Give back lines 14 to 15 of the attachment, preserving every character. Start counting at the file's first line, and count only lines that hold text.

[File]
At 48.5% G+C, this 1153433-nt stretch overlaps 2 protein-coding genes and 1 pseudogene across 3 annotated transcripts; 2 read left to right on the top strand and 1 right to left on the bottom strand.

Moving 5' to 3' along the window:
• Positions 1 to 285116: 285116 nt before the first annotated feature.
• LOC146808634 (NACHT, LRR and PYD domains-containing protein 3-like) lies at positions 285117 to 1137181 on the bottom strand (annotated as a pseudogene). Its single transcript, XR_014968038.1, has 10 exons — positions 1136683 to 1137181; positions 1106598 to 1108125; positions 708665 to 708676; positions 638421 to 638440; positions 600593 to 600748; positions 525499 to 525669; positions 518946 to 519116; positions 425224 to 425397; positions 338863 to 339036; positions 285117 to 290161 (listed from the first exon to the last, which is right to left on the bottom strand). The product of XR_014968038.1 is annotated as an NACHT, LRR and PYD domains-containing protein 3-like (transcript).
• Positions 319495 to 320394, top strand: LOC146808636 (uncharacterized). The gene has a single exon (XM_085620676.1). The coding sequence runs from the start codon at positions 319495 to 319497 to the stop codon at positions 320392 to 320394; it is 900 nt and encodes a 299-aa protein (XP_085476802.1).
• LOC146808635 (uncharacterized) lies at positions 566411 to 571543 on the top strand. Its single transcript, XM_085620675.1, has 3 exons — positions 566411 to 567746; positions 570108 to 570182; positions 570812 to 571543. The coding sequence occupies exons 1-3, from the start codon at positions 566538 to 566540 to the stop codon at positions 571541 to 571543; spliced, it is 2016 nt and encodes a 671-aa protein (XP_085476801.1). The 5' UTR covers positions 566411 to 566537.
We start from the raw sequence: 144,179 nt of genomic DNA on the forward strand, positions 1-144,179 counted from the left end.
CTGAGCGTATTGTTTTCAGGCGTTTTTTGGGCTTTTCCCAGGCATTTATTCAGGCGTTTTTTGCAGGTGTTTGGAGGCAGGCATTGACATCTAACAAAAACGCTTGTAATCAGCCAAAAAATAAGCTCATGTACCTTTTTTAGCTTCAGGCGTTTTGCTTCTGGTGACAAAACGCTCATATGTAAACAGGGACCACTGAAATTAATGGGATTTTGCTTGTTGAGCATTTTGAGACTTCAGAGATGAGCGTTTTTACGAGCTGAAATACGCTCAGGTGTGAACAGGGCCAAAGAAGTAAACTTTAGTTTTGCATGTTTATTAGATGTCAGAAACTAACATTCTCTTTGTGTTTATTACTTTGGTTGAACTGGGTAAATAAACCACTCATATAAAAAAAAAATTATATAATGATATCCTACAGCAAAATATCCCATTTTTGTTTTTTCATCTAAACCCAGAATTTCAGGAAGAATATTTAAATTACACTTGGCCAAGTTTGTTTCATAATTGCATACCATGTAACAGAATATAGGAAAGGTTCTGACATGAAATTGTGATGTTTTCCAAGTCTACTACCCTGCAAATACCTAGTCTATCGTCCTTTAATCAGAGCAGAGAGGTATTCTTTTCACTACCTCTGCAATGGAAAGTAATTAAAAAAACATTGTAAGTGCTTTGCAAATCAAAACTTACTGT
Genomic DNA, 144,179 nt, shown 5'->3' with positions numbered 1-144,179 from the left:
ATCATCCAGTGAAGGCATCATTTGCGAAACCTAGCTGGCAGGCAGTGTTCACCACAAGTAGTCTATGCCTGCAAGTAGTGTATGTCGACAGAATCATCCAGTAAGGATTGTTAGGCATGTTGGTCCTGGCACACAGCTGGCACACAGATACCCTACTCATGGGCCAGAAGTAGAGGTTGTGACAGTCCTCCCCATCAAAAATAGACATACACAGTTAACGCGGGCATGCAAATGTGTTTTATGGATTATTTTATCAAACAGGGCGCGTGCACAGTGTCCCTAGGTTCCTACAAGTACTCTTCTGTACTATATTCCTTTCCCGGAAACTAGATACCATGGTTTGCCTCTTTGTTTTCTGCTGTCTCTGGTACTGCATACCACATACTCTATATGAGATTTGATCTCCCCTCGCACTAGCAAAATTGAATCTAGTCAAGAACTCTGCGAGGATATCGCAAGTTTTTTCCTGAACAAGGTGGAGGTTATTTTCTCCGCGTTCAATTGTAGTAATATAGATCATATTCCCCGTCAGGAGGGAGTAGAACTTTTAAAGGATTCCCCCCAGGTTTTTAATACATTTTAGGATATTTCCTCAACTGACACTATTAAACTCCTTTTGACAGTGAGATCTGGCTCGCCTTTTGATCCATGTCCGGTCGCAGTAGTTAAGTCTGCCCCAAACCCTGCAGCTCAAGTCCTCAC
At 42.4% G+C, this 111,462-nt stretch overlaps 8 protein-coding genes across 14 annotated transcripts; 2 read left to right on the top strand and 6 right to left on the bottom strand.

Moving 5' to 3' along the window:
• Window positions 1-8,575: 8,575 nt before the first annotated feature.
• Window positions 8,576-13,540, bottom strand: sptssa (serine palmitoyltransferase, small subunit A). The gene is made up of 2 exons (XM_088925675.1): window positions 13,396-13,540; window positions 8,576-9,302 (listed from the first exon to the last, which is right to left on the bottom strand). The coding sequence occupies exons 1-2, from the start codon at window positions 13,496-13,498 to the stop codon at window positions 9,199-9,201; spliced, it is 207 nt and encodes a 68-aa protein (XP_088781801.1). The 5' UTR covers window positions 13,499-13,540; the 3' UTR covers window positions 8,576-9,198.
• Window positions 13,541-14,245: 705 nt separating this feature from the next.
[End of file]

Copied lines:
• Window positions 8,576-13,540, bottom strand: sptssa (serine palmitoyltransferase, small subunit A). The gene is made up of 2 exons (XM_088925675.1): window positions 13,396-13,540; window positions 8,576-9,302 (listed from the first exon to the last, which is right to left on the bottom strand). The coding sequence occupies exons 1-2, from the start codon at window positions 13,496-13,498 to the stop codon at window positions 9,199-9,201; spliced, it is 207 nt and encodes a 68-aa protein (XP_088781801.1). The 5' UTR covers window positions 13,499-13,540; the 3' UTR covers window positions 8,576-9,198.
• Window positions 13,541-14,245: 705 nt separating this feature from the next.